It was exciting for me when I finally met a Mongolian person for the first time in my life (and that means that I had been waiting a very long time). In the past I had studied the history of Central Asia and China, with a special interest in the religions that have popped up there, among Mongols and Turks.
Ariunaa turned up at our local supermarket a few years ago, serving at the checkout section. "I am not Chinese", she explained (not to say exclaimed) to inquirers.
In our brief conversations while packing and paying, on one occasion I mentioned to her the Mongolian film I have seen about a camel who would not relate to her new-born offspring, but music was the solution to the problem.
Learning of my interest, Ariunaa lent me a book which would refresh my memory about Mongolian history and inform me about Christianity in Mongolia at the present time. The book has a clever title: STEPPE BY STEP. I know the author, as I had dealings with him at Massey University when I was a teacher there ("Senior Lecturer"); he is now in England, and I sent him a message to let him know I am reading it. The book has 543 pages, and I have not finished studying it yet, but I will have to part with it soon.
More recently I have heard Ariunaa speak about her land and people, in an illustrated lecture at the Palmerston North public library.
At our first encounter at the counter I had a particular question for Ariunaa. I remembered from reading Mircea Eliade's monograph SHAMANISM (1964) that the peoples of Central and Northern Asia had a celestial great god, like "our Father in Heaven", who went by such names as Tengeri and Tangara. She confirmed that the Mongolian word for "sky" or "heaven" is tenger (the g is sounded as g, not j).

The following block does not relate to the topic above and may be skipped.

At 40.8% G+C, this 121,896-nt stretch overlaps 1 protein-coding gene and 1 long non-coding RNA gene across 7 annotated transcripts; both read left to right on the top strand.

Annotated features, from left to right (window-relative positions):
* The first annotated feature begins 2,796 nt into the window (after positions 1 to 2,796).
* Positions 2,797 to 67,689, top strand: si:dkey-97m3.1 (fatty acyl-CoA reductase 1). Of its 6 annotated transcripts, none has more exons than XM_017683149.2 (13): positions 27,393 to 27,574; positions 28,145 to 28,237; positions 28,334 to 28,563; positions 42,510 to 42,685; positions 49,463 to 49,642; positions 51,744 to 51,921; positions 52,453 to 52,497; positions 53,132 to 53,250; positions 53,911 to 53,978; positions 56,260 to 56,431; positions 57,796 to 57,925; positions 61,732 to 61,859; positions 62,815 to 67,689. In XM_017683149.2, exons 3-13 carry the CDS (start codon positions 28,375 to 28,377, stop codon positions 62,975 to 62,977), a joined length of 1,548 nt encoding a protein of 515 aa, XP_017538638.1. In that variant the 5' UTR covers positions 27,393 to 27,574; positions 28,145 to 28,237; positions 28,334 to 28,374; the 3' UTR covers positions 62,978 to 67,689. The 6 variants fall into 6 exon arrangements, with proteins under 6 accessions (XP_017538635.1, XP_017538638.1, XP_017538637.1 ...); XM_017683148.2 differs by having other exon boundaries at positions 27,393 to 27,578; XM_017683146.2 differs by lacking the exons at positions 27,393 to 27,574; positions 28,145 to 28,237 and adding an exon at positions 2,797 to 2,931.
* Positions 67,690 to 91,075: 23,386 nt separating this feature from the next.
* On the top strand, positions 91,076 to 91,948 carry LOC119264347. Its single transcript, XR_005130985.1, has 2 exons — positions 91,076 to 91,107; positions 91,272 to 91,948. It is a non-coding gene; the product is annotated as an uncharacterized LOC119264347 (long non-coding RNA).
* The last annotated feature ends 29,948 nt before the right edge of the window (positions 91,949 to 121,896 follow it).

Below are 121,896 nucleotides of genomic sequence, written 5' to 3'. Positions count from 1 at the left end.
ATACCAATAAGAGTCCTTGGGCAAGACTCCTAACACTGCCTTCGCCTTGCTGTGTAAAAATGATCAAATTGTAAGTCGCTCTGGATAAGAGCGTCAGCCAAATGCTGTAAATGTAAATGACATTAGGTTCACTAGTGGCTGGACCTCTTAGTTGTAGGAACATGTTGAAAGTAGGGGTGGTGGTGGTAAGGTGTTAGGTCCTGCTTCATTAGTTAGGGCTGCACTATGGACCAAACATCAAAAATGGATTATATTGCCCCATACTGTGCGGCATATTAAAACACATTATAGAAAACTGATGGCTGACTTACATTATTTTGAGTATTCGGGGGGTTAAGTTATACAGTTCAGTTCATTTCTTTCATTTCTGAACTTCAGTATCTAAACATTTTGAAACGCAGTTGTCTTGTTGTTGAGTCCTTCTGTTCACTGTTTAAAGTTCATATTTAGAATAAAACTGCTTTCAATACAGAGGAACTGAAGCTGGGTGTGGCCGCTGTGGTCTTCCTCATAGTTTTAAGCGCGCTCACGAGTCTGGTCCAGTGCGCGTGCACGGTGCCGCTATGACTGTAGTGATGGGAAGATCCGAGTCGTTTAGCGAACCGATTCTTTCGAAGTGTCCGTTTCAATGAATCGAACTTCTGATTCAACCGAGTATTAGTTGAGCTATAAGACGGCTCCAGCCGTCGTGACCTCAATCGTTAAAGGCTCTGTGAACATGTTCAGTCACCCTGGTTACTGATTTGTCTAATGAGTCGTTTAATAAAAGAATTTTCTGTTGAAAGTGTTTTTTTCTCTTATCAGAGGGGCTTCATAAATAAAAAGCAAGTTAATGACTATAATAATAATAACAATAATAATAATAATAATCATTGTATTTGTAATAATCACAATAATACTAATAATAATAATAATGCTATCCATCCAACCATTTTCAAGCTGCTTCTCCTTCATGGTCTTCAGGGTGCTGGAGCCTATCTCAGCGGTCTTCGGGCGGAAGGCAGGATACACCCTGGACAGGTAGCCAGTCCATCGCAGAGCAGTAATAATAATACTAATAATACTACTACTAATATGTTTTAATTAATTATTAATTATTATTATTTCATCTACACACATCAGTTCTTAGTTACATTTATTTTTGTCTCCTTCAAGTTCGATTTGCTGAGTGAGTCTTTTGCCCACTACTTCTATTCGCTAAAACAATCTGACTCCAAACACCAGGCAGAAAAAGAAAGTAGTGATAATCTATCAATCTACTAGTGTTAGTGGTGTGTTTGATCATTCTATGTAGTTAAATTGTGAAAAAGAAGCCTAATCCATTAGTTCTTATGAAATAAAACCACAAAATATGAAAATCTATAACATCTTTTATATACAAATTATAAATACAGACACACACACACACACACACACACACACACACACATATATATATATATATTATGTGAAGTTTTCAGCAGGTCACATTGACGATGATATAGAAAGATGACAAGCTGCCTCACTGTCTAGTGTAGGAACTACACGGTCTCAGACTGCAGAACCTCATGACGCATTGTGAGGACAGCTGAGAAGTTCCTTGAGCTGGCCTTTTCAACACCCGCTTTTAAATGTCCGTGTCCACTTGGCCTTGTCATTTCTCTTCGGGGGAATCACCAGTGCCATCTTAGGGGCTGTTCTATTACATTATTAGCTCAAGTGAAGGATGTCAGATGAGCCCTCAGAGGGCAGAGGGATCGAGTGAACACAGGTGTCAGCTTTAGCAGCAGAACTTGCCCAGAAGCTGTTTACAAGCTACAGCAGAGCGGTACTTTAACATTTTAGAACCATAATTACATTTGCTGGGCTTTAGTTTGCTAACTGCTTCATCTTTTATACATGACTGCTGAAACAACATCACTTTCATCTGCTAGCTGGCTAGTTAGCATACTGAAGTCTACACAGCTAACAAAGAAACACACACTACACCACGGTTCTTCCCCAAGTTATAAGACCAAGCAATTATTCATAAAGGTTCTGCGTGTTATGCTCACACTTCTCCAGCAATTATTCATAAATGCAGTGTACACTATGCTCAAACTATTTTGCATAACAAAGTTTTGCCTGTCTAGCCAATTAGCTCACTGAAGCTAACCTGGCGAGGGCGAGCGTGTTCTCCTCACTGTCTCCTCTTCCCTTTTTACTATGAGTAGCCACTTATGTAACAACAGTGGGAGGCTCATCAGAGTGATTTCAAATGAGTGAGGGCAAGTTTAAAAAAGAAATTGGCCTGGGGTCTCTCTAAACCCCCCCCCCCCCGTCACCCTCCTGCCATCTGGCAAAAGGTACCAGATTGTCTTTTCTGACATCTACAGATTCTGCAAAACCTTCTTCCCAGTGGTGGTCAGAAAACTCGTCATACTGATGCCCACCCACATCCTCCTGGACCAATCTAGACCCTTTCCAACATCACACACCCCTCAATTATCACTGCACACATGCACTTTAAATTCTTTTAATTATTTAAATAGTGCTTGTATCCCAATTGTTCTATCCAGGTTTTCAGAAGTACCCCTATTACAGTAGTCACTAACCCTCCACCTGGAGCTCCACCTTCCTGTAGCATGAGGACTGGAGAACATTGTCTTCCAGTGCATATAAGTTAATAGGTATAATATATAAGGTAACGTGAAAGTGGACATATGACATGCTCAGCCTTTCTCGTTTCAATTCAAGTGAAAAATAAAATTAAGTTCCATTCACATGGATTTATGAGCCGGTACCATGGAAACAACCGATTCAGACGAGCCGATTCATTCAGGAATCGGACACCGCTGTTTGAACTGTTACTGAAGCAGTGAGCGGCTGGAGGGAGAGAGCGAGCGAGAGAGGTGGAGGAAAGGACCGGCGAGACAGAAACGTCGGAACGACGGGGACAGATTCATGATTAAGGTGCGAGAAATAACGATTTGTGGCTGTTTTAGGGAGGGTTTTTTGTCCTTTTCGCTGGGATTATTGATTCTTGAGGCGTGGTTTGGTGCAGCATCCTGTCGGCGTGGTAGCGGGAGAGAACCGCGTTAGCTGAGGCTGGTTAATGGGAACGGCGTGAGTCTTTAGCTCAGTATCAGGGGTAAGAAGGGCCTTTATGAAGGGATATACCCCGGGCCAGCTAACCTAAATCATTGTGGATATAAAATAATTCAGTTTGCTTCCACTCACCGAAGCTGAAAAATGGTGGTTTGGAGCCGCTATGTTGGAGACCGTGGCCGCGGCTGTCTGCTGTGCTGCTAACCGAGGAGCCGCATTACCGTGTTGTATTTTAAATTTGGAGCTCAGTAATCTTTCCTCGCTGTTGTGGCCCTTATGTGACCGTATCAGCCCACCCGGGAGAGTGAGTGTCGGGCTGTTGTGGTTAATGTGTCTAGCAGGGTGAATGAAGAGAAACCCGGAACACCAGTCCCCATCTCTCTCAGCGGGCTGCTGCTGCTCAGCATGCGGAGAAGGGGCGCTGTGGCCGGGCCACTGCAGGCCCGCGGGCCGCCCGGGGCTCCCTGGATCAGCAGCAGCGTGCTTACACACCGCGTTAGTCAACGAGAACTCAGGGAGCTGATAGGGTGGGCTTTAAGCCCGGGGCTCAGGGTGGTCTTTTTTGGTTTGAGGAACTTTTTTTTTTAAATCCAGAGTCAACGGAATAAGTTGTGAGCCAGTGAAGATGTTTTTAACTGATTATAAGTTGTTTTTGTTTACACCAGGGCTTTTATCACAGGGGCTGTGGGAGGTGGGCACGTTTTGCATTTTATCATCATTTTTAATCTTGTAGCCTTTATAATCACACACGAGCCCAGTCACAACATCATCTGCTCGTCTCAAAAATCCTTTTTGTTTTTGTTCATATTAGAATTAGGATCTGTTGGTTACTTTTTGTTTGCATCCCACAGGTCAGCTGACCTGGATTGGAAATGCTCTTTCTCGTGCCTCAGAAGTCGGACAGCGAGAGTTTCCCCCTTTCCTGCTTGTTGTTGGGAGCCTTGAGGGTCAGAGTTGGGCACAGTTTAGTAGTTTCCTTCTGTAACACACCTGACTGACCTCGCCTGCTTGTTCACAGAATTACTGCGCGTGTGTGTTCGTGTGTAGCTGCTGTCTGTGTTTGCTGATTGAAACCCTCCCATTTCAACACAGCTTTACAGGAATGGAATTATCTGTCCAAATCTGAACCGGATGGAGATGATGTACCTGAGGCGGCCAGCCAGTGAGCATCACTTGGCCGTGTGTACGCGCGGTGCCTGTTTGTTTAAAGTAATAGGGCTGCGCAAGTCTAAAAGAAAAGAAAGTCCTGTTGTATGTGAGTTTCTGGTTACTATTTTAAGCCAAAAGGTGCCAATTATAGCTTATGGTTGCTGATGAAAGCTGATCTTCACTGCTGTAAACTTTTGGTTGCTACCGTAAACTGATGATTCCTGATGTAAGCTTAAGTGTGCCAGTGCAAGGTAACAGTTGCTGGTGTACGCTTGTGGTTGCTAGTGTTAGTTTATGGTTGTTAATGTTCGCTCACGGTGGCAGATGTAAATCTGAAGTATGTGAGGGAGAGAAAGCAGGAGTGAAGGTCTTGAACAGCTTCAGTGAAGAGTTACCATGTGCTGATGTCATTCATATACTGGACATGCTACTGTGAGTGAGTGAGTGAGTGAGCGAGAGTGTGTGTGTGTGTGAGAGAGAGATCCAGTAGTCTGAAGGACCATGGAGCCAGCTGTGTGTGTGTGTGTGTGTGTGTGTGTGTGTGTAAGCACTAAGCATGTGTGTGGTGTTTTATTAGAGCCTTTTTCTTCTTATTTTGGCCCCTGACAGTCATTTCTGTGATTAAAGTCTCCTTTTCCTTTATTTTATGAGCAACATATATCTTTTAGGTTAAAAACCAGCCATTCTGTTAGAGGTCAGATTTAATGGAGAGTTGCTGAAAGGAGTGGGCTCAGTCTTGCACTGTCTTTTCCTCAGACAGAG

In this connection, Hugh Kemp reports in his book (p. 493), that a new translation of the New Testament, for use in Inner Mongolia, will have Tenger for "God". (I would add that the Gospels speak of "the Kingdom of God" or "the Kingdom of Heaven", and this shows that God and Heaven are interchangeable.) Hugh notes that Chinggis Khan worshiped munkh tenger, "eternal heaven".
Now, as I told Ariunaa, I have long been thinking that there is a connection between Asian Tenger or Tangara and the Polynesian divine name Tangaroa or Tangaloa.
In Mâori religion, Tangaroa is the deity of the sea and all its wealth; but in Samoa and Tonga the equivalent god Tangaloa is supreme creator; in Hawaii he is called Kanaloa and rules the underworld.
In the Mâori form, Tangaroa, the roa can mean "long" or "longlasting" and this reminds us of Mongolian munkh tenger, "eternal heaven". (Of course it is also found in the name of New Zealand, Aotearoa, the land of "the long white cloud").
The Polynesians and other Pacific peoples must have come from the land originally, and all indications are that their ancestors lived on the mainland of Asia, rather than America. When they took to the sea, their great god Tangaroa watched over them from above.